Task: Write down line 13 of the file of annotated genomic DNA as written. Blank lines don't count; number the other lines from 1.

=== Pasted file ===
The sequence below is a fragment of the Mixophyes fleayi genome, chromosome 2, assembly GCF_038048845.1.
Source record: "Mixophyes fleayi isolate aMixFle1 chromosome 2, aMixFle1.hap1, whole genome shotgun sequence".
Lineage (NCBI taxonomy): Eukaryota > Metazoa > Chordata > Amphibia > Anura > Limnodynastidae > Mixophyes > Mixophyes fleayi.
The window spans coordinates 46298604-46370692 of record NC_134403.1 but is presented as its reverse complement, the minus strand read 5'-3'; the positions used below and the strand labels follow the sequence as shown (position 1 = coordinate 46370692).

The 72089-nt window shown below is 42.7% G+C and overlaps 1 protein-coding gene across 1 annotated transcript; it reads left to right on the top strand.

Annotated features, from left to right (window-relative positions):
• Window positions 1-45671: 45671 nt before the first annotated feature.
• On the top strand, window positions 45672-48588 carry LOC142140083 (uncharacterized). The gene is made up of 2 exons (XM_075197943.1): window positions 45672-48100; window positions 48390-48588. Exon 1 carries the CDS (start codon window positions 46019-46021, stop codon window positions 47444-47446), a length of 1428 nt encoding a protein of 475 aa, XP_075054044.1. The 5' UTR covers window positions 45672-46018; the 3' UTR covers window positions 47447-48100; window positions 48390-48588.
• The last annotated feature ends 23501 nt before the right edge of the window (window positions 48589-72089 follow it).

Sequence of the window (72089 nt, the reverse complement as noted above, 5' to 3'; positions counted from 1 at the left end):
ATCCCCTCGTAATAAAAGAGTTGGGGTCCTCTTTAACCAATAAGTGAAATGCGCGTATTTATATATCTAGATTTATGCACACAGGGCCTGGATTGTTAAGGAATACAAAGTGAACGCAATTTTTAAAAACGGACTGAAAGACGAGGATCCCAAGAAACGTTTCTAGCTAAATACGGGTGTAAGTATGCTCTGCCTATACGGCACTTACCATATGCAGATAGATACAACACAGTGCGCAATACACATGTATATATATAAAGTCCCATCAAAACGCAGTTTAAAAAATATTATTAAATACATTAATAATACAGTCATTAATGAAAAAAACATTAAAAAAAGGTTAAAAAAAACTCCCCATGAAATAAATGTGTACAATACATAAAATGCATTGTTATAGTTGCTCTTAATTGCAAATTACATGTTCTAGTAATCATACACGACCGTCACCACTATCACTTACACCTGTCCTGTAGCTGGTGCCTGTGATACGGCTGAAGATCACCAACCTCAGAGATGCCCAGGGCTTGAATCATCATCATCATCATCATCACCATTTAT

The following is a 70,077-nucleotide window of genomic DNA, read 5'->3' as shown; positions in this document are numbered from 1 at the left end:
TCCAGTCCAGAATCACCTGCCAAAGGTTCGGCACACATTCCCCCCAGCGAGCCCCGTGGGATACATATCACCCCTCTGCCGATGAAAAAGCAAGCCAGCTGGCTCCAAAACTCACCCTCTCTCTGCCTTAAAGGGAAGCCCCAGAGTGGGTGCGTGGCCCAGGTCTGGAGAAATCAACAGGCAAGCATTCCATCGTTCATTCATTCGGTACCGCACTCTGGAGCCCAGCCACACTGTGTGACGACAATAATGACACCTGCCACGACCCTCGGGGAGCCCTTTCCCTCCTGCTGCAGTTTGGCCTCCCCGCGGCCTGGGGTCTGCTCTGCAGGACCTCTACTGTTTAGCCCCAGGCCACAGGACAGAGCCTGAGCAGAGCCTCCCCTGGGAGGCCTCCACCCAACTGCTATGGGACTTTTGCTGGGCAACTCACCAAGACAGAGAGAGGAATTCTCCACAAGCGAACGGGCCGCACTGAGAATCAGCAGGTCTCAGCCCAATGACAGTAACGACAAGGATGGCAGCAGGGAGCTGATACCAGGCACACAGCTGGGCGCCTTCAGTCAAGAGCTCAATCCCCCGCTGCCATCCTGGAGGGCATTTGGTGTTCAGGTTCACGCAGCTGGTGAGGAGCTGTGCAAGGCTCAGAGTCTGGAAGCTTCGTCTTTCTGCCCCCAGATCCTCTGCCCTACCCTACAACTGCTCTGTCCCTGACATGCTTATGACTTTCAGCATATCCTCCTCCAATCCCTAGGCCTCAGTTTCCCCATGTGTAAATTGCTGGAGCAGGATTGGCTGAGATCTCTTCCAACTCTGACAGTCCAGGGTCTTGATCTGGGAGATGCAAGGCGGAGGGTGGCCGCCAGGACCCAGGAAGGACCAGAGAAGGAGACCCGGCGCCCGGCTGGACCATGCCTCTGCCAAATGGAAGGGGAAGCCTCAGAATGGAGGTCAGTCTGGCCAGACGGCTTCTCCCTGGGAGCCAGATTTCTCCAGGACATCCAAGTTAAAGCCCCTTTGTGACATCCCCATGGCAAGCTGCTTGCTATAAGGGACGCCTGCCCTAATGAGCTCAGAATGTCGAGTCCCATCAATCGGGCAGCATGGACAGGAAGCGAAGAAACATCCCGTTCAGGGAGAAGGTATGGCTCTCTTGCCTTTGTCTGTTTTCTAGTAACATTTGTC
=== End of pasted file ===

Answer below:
TCCAGTCCAGAATCACCTGCCAAAGGTTCGGCACACATTCCCCCCAGCGAGCCCCGTGGGATACATATCACCCCTCTGCCGATGAAAAAGCAAGCCAGCTGGCTCCAAAACTCACCCTCTCTCTGCCTTAAAGGGAAGCCCCAGAGTGGGTGCGTGGCCCAGGTCTGGAGAAATCAACAGGCAAGCATTCCATCGTTCATTCATTCGGTACCGCACTCTGGAGCCCAGCCACACTGTGTGACGACAATAATGACACCTGCCACGACCCTCGGGGAGCCCTTTCCCTCCTGCTGCAGTTTGGCCTCCCCGCGGCCTGGGGTCTGCTCTGCAGGACCTCTACTGTTTAGCCCCAGGCCACAGGACAGAGCCTGAGCAGAGCCTCCCCTGGGAGGCCTCCACCCAACTGCTATGGGACTTTTGCTGGGCAACTCACCAAGACAGAGAGAGGAATTCTCCACAAGCGAACGGGCCGCACTGAGAATCAGCAGGTCTCAGCCCAATGACAGTAACGACAAGGATGGCAGCAGGGAGCTGATACCAGGCACACAGCTGGGCGCCTTCAGTCAAGAGCTCAATCCCCCGCTGCCATCCTGGAGGGCATTTGGTGTTCAGGTTCACGCAGCTGGTGAGGAGCTGTGCAAGGCTCAGAGTCTGGAAGCTTCGTCTTTCTGCCCCCAGATCCTCTGCCCTACCCTACAACTGCTCTGTCCCTGACATGCTTATGACTTTCAGCATATCCTCCTCCAATCCCTAGGCCTCAGTTTCCCCATGTGTAAATTGCTGGAGCAGGATTGGCTGAGATCTCTTCCAACTCTGACAGTCCAGGGTCTTGATCTGGGAGATGCAAGGCGGAGGGTGGCCGCCAGGACCCAGGAAGGACCAGAGAAGGAGACCCGGCGCCCGGCTGGACCATGCCTCTGCCAAATGGAAGGGGAAGCCTCAGAATGGAGGTCAGTCTGGCCAGACGGCTTCTCCCTGGGAGCCAGATTTCTCCAGGACATCCAAGTTAAAGCCCCTTTGTGACATCCCCATGGCAAGCTGCTTGCTATAAGGGACGCCTGCCCTAATGAGCTCAGAATGTCGAGTCCCATCAATCGGGCAGCATGGACAGGAAGCGAAGAAACATCCCGTTCAGGGAGAAGGTATGGCTCTCTTGCCTTTGTCTGTTTTCTAGTAACATTTGTC